In a radical departure from high-tech flying machines, intelligent robots and similarly geek-oriented cover subjects, the June issue of sci-tech magazine Popular Mechanics features an attractive fashion model perched on a white cube.
Has the magazine sold out to vile commercial interests, eschewing advanced technology in pursuit of bare skin and vacant stares? Not at all, says editor Alan Duggan. In fact, he adds, the cover image of Latvian-born fashionista and singer-songwriter Viktoria Modesta Moskalova is quite in keeping with PM’s exploratory ethos – in this case, the thinking behind “alternative” prosthetic limbs.
In the Popular Mechanics picture, Moskalova shows off an outrageously blinged prosthetic leg, which she describes as “a fashion item and art project”. It’s the work of UK-based Sophie de Oliveira Barata, director of The Alternative Limb Project, a specialist consultancy that works with amputees and their prosthetists to create bespoke and visually compelling artificial limbs.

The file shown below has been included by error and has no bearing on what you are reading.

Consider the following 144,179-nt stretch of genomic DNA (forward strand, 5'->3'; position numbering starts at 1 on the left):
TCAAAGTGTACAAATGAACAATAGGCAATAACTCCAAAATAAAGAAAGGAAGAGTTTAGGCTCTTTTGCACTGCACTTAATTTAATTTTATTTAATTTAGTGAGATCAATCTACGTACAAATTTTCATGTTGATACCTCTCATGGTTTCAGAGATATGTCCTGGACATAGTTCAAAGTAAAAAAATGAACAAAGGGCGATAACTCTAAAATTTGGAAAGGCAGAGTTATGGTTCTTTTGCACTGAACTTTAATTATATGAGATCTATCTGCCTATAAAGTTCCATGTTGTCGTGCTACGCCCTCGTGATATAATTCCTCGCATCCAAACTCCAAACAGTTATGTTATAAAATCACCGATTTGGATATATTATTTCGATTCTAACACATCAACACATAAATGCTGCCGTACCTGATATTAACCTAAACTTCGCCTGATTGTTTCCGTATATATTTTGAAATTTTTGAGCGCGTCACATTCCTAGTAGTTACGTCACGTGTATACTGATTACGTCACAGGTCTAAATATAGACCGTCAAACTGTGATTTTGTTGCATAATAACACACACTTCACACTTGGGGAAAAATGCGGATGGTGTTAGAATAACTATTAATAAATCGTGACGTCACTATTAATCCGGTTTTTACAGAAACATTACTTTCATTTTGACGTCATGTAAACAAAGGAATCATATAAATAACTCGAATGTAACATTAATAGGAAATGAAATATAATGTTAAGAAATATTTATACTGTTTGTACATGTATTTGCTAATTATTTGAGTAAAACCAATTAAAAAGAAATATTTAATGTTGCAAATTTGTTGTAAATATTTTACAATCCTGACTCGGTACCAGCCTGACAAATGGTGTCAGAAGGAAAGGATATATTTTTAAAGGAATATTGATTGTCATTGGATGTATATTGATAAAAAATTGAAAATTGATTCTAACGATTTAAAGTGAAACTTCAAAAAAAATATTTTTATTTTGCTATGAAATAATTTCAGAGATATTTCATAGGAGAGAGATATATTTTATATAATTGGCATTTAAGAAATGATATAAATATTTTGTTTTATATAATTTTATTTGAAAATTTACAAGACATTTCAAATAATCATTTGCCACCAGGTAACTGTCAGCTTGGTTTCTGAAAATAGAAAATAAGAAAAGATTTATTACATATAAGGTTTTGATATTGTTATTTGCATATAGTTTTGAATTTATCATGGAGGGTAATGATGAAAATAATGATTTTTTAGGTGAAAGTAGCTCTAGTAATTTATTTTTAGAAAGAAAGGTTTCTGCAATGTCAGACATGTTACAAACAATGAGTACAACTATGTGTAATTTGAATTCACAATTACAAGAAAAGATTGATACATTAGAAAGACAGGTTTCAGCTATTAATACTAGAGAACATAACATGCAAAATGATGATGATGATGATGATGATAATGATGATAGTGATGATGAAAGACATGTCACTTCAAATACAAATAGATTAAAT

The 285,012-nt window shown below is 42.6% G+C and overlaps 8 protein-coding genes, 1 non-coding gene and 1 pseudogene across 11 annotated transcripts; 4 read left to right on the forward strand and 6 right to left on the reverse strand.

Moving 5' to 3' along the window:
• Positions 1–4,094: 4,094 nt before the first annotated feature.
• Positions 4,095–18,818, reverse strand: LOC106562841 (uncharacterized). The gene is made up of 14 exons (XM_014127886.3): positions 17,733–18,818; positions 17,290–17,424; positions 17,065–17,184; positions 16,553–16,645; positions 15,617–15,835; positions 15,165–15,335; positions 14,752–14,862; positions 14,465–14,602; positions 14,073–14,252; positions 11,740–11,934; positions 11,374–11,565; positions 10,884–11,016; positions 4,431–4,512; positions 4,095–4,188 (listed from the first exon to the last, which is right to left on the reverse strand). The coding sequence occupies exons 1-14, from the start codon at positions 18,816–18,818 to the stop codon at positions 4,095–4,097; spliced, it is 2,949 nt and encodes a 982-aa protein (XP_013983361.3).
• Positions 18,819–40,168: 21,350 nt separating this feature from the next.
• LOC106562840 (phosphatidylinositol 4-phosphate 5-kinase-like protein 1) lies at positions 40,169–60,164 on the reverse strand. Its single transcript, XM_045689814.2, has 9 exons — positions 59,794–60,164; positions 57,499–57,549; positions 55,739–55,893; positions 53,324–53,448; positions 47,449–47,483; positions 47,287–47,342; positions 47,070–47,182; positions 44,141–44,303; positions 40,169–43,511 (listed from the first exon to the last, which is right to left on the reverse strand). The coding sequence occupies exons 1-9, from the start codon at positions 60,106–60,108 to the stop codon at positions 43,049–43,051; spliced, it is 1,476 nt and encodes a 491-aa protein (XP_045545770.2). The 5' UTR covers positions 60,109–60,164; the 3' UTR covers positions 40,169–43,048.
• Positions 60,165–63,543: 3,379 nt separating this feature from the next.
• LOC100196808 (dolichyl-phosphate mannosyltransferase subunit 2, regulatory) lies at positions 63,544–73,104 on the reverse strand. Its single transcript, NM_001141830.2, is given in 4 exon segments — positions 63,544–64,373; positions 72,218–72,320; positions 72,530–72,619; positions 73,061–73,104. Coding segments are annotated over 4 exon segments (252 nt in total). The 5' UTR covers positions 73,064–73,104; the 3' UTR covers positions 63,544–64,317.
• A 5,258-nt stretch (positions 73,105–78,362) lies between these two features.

As Barata explains it, the idea is not only to delight the eye, but also to help to break down social barriers and encourage a positive dialogue about the human body. Says Duggan: “Our conversations with Sophie resulted in an interesting and inspiring article in which we feature four different people, all of them delighted with their radically different prostheses. They didn’t want pretend-limbs; they wanted to make a statement.
“Another beneficiary of Sophie’s expertise was a British ex-serviceman named Ryan Seery, who lost most of his left leg in a landmine blast in Afghanistan. He says most of the amputees he met would like an alternative limb, explaining that they tend to think of their prostheses as items of clothing, such as extended shoes or accessories.
“But for sheer put-it-out-there nerve, Moskalova takes the cake. Here’s what she said after Sophie delivered her first ‘alternative’ prosthesis: ‘The first time I wore a limb that was so obviously bionic, it gave me a total sense of uniqueness and I felt like a mutant human in the best way possible. Most importantly, when the limb is attached and I’m walking with it, my composure has a power that is beyond anything I can describe.’
Adds Duggan: “If you need evidence of that composure, think back to the closing ceremony of the 2012 Summer Paralympics in London, when Moskalova performed live as the Snow Queen while wearing a Swarovski crystal-covered prosthetic leg. That was a class act by a brave and determined woman.”